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Professional Ethics and Ethnopharmacology

Date Published: 2005

Full Reference:

Bannister, K., 2005. "Professional Ethics and Ethnopharmacology" in Ethnopharmacology, edited by E. Elisabetsky and N. Etkin in Encyclopedia of Life Support Systems (EOLSS). Oxford, UK:  Developed under the Auspices of UNESCO, Eolss Publishers. []


The intellectual and methodological plurality of ethnopharmacology poses a variety of theoretical and practical challenges. One of these is developing a sense of cohesion among researchers with such diverse sub-specialties as anthropology, natural products chemistry, and comparative religion. Sharing a common applied goal, and some fundamental principles to uphold in achieving that goal, are unifying aspects of any group. But defining a research ethic and level of professional responsibility that work for all members is challenging in today’s complex ethical and legal climate, especially for research involving biodiversity and the medicinal knowledge of indigenous or traditional peoples. This chapter critically examines the state of research ethics and professional responsibility in ethnopharmacology. Published sources and publicly available materials are drawn upon to construct an understanding of current thinking on the topic, identify issues and challenges, and offer considerations for the future of the discipline. Both internal standards (moral obligations widely agreed within the field), and externally imposed standards (by regulatory bodies, national governments, international environmental and human rights laws, and community protocols) are considered. The latter includes approvals, permissions and permits related to documentation of cultural knowledge and genetic resources, compensation, benefit-sharing, credit and rights issues, and community protocols. There is an expectation that today’s ethnopharmacologists have an understanding of the ethical, legal, ecological, sociocultural and sociopolitical aspects and implications of their work. There also is significant pressure from governments, interest groups and stakeholders to build equity into research relationships, especially given widespread accusations of “biopiracy” and “cultural appropriation”. With increased effort to develop a more unified collective perspective, ethnopharmacologists, as brokers of knowledge and agents of change, are well-positioned to be leaders in developing ethical and equitable research practices, if these are based on agreed values and terms that are co-defined with involvement and due respect for all stakeholders.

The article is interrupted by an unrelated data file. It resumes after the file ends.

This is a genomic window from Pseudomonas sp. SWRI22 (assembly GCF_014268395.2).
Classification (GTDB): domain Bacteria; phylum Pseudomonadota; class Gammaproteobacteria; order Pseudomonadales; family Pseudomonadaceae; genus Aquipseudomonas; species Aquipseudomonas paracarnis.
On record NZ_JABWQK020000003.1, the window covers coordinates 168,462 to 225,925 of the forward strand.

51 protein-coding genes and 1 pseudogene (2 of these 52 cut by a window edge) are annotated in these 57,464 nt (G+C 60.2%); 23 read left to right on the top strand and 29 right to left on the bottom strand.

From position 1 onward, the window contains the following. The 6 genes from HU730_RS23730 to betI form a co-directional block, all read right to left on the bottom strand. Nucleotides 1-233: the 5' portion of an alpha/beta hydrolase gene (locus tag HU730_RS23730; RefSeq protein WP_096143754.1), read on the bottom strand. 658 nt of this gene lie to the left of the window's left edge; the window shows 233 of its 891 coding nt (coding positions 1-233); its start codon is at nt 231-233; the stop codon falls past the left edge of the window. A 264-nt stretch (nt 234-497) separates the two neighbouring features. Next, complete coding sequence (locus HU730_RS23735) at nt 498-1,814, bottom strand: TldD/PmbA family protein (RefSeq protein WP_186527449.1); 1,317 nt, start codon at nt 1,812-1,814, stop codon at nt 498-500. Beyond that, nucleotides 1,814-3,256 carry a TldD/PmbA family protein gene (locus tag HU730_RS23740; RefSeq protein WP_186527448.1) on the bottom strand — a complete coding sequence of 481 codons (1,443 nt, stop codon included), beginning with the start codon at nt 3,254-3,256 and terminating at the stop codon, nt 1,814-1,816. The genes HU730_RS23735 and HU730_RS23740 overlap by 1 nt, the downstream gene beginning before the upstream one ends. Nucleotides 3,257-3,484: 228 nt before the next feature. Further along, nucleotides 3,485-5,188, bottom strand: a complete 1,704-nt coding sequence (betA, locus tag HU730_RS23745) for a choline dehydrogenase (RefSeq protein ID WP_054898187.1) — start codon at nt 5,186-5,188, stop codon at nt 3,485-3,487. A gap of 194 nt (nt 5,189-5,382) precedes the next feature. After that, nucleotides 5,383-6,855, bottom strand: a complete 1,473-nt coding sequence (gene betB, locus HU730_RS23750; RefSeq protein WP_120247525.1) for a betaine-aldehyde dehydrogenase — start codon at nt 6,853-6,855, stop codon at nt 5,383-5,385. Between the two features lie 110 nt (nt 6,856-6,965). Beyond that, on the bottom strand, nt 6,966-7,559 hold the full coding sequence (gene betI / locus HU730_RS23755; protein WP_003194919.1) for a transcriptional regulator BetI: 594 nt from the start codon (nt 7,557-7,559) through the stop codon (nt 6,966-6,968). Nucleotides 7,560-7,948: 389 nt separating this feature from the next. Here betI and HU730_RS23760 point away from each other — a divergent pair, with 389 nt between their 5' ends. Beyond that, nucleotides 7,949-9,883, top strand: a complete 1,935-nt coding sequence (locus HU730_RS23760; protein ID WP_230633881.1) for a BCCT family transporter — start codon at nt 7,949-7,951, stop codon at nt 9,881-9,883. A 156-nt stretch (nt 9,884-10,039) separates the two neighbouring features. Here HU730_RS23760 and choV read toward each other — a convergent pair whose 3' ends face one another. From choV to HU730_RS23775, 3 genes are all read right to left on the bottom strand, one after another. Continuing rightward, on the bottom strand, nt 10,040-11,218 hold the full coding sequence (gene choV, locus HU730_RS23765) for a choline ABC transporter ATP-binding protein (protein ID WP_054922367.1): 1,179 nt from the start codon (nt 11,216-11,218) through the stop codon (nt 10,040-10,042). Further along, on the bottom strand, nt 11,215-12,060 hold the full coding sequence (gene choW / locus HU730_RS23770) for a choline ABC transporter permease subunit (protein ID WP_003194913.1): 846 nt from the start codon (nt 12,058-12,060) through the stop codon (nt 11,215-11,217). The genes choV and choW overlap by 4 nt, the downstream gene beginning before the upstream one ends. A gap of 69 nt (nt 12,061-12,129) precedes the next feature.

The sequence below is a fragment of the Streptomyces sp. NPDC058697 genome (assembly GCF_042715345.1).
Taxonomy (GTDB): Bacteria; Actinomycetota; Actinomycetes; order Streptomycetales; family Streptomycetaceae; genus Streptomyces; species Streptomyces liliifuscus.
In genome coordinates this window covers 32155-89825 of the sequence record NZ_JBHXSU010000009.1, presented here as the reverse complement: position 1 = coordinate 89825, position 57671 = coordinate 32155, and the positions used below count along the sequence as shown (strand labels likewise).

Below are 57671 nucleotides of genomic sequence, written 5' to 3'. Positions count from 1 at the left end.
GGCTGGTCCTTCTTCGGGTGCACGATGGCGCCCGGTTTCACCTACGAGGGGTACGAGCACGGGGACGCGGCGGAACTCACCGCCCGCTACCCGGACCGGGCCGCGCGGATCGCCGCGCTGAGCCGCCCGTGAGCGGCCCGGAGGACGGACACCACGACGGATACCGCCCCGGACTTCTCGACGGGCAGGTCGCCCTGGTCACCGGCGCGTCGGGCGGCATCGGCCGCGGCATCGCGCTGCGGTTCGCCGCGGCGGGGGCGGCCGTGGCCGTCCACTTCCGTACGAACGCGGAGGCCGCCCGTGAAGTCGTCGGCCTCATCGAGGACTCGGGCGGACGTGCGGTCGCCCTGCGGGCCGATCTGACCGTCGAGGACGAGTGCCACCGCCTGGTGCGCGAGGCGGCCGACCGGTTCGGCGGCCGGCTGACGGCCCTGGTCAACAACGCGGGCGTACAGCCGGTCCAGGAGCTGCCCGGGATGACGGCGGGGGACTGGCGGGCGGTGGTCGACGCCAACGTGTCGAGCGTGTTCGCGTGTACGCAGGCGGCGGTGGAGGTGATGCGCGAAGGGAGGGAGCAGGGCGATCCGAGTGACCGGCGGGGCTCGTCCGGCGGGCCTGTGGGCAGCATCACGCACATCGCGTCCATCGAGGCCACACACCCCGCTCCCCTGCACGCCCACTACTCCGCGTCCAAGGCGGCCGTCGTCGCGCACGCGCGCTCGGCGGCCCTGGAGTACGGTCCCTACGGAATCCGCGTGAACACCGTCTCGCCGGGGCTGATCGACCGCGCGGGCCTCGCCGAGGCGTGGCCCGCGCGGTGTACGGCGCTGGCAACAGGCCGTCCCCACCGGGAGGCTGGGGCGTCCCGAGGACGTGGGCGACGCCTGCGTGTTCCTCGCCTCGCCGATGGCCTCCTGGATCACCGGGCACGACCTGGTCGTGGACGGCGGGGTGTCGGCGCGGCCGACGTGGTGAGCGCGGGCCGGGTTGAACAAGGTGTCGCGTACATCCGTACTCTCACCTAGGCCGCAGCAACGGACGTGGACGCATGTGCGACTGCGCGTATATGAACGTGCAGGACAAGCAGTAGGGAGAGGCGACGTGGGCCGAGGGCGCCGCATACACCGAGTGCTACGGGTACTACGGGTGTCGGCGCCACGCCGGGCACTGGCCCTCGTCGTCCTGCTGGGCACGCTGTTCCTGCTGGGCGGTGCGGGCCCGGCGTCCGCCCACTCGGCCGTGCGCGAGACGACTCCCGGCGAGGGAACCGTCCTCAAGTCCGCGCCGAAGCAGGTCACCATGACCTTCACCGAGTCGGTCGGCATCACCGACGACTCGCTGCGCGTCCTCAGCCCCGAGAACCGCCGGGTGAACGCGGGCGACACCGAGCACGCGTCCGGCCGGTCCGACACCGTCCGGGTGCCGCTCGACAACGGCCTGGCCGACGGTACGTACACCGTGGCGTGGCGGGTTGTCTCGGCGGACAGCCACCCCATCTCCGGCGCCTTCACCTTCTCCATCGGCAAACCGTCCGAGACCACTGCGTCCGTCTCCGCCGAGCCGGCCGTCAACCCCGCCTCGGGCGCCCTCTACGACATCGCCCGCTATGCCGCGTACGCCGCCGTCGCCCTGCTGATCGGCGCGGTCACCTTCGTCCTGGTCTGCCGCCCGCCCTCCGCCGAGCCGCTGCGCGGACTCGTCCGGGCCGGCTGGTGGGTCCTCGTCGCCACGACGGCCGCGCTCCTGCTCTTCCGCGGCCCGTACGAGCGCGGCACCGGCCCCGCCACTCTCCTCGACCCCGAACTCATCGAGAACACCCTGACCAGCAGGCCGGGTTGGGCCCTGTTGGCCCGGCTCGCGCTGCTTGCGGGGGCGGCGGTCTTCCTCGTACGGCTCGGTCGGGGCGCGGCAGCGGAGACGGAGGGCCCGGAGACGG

Page last updated: 03/10/2008